Use of electronic health records (EHRs) may slow cost growth in the short term
According to the Annals of Internal Medicine, a new study of community-based outpatient practices suggests that use of commercially available electronic health records (EHRs) may slow the growth of healthcare costs in the short term. Since 2009, the federal government has allocated billions of dollars in financial incentives to encourage physicians and hospitals to achieve “meaningful use” of EHRs. It is believed that meaningful use of EHRs should lead to higher-quality, lower cost care by avoiding inefficiencies, inappropriate care, and medical errors. However, empirical evidence about the effect of EHRs on healthcare costs has been conflicting. Researchers compared medical claims for 47,979 patients who received most of their care from providers who adopted EHRs in experimental pilot communities (806 ambulatory care clinics) with those for 130,603 patients in matched control communities. Practices were a mix of primary and specialty care, and used commercially available EHRs to perform the core clinical tasks that are required of physicians in the first stage of meaningful use. In the 18 months after adoption, the researchers saw ambulatory cost savings of three percent projected savings per-member, per-month (PMPM) and reductions in ambulatory radiology costs. If sustained for a sufficiently long period, these could translate to substantial savings. The author of a related editorial writes that EHRs are unlikely to be the solution to reducing healthcare costs, nor should they be. The author asserts that EHRs are essential to implementing new models of healthcare delivery such as the patient-centered medical home and accountable care organizations. Financial savings will be driven by the new models, and not EHRs.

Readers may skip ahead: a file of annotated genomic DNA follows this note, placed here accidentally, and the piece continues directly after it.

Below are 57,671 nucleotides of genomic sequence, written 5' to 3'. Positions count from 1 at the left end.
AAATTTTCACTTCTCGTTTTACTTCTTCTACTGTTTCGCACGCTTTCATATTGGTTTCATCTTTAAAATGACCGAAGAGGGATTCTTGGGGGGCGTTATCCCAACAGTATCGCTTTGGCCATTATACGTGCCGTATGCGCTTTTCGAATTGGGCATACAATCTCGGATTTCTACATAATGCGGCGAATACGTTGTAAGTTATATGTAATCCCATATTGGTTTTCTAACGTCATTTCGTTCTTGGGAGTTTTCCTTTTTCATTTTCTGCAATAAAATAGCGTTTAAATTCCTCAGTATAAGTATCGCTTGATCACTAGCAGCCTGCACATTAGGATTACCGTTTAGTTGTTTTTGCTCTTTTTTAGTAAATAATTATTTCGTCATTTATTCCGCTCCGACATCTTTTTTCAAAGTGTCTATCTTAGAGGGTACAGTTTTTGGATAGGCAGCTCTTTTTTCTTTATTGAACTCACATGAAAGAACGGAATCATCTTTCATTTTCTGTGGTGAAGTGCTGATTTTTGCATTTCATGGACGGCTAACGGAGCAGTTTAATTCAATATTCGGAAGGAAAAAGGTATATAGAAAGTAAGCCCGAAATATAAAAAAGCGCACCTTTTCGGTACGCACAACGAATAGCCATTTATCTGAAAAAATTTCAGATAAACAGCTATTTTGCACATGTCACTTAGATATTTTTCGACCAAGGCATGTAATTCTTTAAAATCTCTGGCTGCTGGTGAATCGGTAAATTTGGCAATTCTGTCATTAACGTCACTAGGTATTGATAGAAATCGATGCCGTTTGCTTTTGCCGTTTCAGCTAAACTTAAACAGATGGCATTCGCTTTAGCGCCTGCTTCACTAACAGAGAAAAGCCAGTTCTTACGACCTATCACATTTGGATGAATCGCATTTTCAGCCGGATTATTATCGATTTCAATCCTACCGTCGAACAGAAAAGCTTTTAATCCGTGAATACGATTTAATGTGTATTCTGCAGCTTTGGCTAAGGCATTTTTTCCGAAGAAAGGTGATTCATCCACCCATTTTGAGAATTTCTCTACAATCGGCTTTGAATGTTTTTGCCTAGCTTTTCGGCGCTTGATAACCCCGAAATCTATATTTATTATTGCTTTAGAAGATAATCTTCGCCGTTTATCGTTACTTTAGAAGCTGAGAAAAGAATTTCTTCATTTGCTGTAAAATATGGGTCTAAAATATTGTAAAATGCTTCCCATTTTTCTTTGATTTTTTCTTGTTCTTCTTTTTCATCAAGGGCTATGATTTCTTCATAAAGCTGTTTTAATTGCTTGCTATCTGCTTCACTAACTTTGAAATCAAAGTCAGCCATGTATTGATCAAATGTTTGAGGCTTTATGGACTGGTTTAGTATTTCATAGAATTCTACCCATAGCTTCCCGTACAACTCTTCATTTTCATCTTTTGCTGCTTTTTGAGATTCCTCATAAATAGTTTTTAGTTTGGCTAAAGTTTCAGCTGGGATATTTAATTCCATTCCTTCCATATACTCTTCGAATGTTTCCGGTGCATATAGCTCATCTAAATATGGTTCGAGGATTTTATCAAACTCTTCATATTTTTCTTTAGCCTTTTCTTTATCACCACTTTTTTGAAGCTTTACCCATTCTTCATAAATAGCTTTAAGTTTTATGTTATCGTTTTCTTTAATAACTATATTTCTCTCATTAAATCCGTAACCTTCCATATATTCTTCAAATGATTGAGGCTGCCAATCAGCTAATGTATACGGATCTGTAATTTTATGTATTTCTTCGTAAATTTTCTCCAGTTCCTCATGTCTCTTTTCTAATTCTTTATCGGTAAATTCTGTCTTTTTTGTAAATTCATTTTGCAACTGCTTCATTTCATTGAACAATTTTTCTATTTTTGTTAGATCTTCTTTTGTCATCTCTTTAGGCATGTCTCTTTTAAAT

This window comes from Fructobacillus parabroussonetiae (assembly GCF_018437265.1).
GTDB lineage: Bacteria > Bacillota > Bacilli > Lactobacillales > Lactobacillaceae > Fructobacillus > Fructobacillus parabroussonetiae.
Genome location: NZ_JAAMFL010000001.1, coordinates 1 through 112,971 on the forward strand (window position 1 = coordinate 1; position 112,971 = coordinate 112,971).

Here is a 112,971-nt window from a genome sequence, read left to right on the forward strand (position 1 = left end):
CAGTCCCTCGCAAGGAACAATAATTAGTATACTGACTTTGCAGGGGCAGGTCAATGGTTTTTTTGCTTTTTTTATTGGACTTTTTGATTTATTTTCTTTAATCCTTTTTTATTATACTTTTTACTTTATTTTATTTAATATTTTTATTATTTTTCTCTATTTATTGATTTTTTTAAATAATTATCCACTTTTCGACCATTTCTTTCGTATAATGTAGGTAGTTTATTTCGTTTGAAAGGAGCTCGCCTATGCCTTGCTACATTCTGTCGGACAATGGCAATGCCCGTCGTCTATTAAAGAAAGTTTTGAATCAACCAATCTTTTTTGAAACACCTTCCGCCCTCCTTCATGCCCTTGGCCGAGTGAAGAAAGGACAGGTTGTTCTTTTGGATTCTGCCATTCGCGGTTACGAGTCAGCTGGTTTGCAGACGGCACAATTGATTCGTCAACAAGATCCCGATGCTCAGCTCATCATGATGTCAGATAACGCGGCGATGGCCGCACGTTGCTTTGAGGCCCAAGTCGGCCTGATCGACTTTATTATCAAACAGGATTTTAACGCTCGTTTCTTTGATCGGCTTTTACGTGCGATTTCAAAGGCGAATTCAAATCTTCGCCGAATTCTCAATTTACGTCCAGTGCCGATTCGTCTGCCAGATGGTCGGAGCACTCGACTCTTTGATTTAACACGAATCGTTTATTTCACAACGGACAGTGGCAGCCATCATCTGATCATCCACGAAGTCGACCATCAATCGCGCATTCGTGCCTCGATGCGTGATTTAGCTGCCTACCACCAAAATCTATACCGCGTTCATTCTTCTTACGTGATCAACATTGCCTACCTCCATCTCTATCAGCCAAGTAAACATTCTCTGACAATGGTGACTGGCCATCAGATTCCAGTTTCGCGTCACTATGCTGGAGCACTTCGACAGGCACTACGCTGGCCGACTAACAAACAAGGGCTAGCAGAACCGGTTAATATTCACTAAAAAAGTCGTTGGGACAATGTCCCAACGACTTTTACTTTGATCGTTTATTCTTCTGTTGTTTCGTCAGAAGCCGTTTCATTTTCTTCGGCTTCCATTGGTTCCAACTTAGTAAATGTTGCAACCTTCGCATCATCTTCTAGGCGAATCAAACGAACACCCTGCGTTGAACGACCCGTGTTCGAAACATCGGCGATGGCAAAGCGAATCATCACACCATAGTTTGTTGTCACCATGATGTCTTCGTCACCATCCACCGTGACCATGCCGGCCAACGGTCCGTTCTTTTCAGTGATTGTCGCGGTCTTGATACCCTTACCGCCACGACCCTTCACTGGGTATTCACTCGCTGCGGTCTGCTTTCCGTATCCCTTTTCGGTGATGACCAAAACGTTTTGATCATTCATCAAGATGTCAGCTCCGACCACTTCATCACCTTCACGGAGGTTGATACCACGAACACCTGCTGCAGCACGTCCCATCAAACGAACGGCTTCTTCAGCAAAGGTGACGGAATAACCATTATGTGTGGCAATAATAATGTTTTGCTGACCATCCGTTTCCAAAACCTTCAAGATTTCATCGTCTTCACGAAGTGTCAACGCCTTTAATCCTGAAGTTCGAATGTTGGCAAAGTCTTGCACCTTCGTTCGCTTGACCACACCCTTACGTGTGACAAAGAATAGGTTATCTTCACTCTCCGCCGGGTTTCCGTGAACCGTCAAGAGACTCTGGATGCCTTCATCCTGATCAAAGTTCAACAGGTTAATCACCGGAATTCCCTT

Banner Health named a “top performer” in first year as Medicare Pioneer ACO
Banner Health (Phoenix, AZ) announced that it had a successful first year as a top performer in the CMS (Baltimore, MD) Pioneer Accountable Care Organization (ACO) program. Banner changed its healthcare delivery model to more coordinated care, and switched away from the fee-for-service model, reducing hospital re-admissions and length of stay. Entering year two, the company has begun recruiting additional physicians for performance year three (calendar year 2014). The central premise of the Pioneer ACO effort is to create value through a highly coordinated, collaborative network of providers who are focused on achieving the highest level of wellness possible for their Medicare patients. Provider revenues are generated through a percentage of Medicare savings. On the flip side, if provider expenses are greater than available Medicare funding, the individual ACO is at risk for that loss.
Adventist Health to launch limited HMO
Adventist Health (Roseville, CA) plans to get a limited HMO license to give its hospitals and physicians more control over patient care under the Affordable Care Act. The move will also expand the system’s market share. Adventist’s board approved the plan in June 2013, and a strategy is currently under development that could launch in three regional markets in 2014. The system will file an application with the California Department of Managed Health Care (Sacramento, CA) later in 2013.